Wearing a cloth face mask in public is recommended by the Centers for Disease Control and, in some scenarios, mandatory in DC As part of the latest emergency measures to stem the spread of the novel coronavirus, Mayor Muriel Bowser has ordered workers, customers, and visitors to grocery stores and hotels to wear protective masks.

With a flood of demand, many restaurants around town are adding masks to their online menus. Some are tapping talented sewers to add fashionable flair to the essential accessory designed to shield the mouth and nose.

Here’s a list of where to find non-medical grade face masks, bandanas, and scarves, with a majority of proceeds going towards restaurant employees.

Pub & the People: The corner neighborhood pub, open for takeout 5 p.m. to 8 p.m. daily, just restocked its masked inventory in fun new fabrics (think Batman). Small, medium and large sizes available ($15). 1648 North Capitol Street NW

HalfSmoke: Shaw’s spot for half-smokes sells washable cotton masks for $12 on behalf of Rendered Inc. All profits go back to the local vendor. The handmade coverings come in floral, geometric, and flannel patterns. Limit four per household. 651 Florida Avenue NW

All-Purpose Riverfront: Click on colorful face coverings under the “specials” section on the pizzeria’s dinner menu. Masks are made and sewn by chef Adam McClendon’s mom, and all proceeds support its employee fund. Fabrics show love for Washington Nationals, Baltimore Orioles, cats, dogs, and comic strips. Masks ($10 each) come in kid’s and adult sizes. 79 Potomac Avenue SE

Masks from All-Purpose

The Alibi: The Capitol Hill pub’s re-usable, washable face masks are sewn by unemployed pastry chef Milka Zukic, who works at the Serbian Embassy. They’re made out of 100 percent cotton white cloth napkins ($12 each), complete with satin adjustable ties. Profits go to Zukic. 237 2nd Street NW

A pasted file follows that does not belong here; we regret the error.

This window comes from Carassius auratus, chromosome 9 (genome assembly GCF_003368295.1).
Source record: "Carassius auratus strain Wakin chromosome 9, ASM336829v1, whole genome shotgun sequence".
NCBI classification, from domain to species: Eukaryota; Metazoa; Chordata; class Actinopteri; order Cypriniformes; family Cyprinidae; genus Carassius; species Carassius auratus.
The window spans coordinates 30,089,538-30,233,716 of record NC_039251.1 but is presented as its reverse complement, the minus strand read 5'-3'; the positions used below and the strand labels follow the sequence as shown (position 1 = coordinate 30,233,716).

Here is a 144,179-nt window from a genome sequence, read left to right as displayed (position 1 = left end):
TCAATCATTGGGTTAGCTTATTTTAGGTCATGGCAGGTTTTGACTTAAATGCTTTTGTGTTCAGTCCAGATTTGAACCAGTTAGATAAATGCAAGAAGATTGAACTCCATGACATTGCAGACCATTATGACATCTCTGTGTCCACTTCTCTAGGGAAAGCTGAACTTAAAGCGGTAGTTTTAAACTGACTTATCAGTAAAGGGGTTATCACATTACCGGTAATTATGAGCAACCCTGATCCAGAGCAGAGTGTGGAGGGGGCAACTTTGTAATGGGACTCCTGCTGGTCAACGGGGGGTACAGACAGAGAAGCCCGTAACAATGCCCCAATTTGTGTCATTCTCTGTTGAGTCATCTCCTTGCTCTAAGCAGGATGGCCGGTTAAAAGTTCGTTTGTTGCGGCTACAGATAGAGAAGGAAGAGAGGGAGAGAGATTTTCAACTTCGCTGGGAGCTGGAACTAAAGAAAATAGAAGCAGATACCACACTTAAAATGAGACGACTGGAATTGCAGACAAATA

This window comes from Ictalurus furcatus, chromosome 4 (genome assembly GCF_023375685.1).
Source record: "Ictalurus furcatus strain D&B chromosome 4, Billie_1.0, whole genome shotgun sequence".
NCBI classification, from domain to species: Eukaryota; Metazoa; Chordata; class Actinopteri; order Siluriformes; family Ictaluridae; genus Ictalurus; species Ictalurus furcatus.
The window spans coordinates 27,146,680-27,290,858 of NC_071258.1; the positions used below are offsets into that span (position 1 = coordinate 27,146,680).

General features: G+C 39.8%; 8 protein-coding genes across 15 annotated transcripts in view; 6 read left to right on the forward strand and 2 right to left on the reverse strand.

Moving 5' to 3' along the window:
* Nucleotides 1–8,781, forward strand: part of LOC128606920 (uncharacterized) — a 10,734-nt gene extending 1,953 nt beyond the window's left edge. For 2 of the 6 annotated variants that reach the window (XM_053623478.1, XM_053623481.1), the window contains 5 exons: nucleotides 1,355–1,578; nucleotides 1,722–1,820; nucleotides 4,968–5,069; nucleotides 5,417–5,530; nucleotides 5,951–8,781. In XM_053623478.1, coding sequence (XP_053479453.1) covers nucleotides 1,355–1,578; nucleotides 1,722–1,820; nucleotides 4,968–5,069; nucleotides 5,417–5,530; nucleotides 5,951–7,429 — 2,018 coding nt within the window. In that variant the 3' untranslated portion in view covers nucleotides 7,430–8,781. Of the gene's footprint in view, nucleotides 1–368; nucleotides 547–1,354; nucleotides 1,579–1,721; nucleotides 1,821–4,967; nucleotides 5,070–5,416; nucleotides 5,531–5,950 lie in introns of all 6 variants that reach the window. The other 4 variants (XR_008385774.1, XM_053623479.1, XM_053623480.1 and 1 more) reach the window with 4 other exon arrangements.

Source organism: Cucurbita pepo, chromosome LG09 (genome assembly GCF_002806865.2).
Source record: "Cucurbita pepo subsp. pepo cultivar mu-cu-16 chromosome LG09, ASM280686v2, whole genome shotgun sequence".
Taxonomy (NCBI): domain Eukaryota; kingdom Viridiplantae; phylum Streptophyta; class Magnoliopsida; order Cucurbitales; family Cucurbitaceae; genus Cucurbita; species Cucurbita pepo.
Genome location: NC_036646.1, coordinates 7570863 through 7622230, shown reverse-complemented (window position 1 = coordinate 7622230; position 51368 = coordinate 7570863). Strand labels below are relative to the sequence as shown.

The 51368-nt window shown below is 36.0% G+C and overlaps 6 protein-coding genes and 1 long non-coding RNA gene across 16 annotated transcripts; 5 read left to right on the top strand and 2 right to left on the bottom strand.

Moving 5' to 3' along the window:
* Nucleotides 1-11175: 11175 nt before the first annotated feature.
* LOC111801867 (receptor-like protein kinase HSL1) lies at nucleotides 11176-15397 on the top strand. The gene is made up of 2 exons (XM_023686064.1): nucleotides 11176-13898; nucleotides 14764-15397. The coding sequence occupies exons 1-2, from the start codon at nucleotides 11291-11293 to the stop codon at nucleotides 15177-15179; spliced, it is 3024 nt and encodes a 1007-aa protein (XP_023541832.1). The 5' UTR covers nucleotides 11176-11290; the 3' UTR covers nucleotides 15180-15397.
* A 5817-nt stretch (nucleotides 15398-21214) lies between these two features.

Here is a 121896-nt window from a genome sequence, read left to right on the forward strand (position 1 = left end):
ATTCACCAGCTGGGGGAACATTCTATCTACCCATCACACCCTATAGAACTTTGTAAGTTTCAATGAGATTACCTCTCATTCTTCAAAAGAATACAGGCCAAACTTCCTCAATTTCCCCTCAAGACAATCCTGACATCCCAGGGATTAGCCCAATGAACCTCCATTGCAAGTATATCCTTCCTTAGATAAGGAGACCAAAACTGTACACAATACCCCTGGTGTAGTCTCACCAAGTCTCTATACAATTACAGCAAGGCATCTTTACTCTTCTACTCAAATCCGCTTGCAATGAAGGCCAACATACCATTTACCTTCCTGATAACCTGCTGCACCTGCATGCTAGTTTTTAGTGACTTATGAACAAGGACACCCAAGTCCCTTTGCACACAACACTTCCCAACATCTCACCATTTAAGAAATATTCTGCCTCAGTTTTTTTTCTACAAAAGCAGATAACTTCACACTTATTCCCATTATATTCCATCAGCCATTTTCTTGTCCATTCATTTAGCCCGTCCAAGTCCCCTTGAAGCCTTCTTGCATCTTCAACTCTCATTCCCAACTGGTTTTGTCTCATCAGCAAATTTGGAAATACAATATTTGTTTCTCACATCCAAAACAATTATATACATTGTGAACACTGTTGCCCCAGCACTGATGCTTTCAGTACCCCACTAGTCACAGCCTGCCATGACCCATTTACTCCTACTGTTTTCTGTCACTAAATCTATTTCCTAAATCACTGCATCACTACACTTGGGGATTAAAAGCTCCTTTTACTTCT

The Alibi’s pantry section includes cloth masks wrapped around a TP roll.
 Tierney Plumb/Eater DC

The Grill: Along with marinated to-go meats and cooking kits, the new steak place on the Southwest Waterfront bulks up on for-sale sanitation supplies, which includes disposable masks, gloves, and bleach. Each mask is $4.99, and customers can order a maximum of five. 99 Market Square SW

Shop Made in DC: The community for D.C. makers has an entire section devoted to cotton face masks on its website. Dingus Designs makes masks branded with Miller High Life, Ruth Bader Ginsburg, and Pokemon designs. The colorful coverings typically sell out in 30 minutes after being restocked, owner Stacey Price tells Eater. There are still some adult and kid’s sizes left from Auggie Froggie ($16), with playful bug and bicycle designs.

Maxwell Park: The wine bar in Shaw and Navy Yard rolled out a “non-essential wine” shop that includes cloth masks ($20 each), along with themed t-shirts, hand sanitizer, wine glasses, and Hackleback caviar by the ounce (last page). Email orders any time to hello@maxwellparkdc.com for pickup and delivery on Thursdays.

A mask by Maxwell Park.
 Brent Knoll/Maxwell Park

Founding Farmers: The farmer-owned chain’s Tysons Corner, D.C., and Montgomery County locations just opened an online marketplace taking 24/7 orders for curbside pick-up and delivery (10 a.m. to 9 p.m. daily). Disposable, three-layer protective masks come in packs of five ($12.50); limit two per orderMultiple locations

Heist: The underground Dupont Circle nightclub just started shipping washable, black masks marked with its #HeistHappened motto ($15), with all proceeds donated to staff.

Capitol Cider House: The Petworth cidery and taproom is making bandanas ($5) that play up its patriotic color scheme. Available for pickup and delivery starting Wednesday, April 29. Pre-sales are now live. 3930 Georgia Avenue NW

New swag for sale at Petworth’s Capitol Cider House.
 Capitol Cider House/official photo

Local artist Kelly Towles, whose iconic murals appear at DC Brau and Toki Underground, is selling an array of D.C.-themed masks and merch on his website.

Some restaurant employees are putting their sewing skills to work during the down time. A server at Martin’s Tavern has been crafting masks for hospitals and nursing homes: